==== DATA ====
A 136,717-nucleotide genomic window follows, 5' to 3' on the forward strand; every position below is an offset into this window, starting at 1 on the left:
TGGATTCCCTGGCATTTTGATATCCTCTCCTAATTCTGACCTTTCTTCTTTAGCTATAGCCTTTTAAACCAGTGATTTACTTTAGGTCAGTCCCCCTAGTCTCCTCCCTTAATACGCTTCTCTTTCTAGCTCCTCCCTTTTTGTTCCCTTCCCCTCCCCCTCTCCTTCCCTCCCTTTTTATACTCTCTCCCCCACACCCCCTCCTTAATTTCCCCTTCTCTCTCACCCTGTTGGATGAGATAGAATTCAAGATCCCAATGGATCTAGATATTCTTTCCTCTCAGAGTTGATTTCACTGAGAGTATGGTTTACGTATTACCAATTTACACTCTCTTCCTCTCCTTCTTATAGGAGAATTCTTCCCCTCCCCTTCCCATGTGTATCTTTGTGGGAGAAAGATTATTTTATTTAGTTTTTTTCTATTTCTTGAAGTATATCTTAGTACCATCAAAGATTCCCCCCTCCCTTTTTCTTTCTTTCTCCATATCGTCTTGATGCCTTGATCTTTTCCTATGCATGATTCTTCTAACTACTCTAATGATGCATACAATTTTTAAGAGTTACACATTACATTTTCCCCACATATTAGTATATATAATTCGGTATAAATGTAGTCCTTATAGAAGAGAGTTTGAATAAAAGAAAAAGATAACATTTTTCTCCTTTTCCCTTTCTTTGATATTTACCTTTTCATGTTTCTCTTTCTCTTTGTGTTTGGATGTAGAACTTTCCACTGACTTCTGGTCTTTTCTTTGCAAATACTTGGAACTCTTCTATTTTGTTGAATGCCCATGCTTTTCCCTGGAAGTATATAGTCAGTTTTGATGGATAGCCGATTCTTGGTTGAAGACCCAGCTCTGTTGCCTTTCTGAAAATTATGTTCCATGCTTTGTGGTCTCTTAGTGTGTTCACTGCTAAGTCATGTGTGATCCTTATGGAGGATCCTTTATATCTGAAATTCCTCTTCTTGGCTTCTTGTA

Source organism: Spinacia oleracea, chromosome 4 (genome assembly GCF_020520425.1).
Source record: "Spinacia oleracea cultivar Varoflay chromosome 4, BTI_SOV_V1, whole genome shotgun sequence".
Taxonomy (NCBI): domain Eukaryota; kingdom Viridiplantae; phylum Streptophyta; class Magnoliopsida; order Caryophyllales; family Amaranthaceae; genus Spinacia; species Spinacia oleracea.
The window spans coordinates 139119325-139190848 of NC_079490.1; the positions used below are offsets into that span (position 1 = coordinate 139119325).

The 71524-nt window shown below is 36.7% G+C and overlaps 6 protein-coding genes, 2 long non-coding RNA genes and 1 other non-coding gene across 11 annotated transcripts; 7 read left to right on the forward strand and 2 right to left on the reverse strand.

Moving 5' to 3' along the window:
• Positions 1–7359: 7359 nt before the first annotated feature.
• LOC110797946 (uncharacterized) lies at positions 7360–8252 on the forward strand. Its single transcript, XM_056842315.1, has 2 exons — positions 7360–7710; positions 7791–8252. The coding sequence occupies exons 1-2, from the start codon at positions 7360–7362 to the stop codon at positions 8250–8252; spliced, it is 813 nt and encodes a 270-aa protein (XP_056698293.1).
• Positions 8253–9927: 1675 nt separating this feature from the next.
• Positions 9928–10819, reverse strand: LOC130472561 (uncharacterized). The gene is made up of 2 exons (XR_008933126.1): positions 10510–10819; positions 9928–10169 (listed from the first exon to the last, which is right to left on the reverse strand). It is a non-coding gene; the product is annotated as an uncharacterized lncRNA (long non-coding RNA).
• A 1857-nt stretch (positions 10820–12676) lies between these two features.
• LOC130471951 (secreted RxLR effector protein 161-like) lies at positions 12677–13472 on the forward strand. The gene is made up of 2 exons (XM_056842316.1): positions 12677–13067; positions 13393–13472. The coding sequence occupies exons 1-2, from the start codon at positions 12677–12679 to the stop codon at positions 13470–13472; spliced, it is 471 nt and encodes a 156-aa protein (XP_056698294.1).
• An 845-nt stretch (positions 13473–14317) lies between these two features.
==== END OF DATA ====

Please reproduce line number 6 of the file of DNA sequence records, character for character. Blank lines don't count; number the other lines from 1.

The window spans coordinates 139119325-139190848 of NC_079490.1; the positions used below are offsets into that span (position 1 = coordinate 139119325).